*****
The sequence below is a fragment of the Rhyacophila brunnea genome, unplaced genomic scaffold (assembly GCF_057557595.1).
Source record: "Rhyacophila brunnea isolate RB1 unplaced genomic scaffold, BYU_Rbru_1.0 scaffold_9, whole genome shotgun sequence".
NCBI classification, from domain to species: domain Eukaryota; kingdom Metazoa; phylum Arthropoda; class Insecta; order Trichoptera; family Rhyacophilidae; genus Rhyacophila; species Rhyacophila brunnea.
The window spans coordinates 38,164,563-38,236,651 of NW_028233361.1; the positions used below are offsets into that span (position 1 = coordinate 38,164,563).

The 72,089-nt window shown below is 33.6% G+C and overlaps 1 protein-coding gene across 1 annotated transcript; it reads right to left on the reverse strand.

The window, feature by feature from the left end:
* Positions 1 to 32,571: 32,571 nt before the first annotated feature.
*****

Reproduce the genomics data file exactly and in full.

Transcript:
The sequence below is a fragment of the Rhyacophila brunnea genome, unplaced genomic scaffold (assembly GCF_057557595.1).
Source record: "Rhyacophila brunnea isolate RB1 unplaced genomic scaffold, BYU_Rbru_1.0 scaffold_9, whole genome shotgun sequence".
NCBI classification, from domain to species: domain Eukaryota; kingdom Metazoa; phylum Arthropoda; class Insecta; order Trichoptera; family Rhyacophilidae; genus Rhyacophila; species Rhyacophila brunnea.
The window spans coordinates 38,164,563-38,236,651 of NW_028233361.1; the positions used below are offsets into that span (position 1 = coordinate 38,164,563).

The 72,089-nt window shown below is 33.6% G+C and overlaps 1 protein-coding gene across 1 annotated transcript; it reads right to left on the reverse strand.

The window, feature by feature from the left end:
* Positions 1 to 32,571: 32,571 nt before the first annotated feature.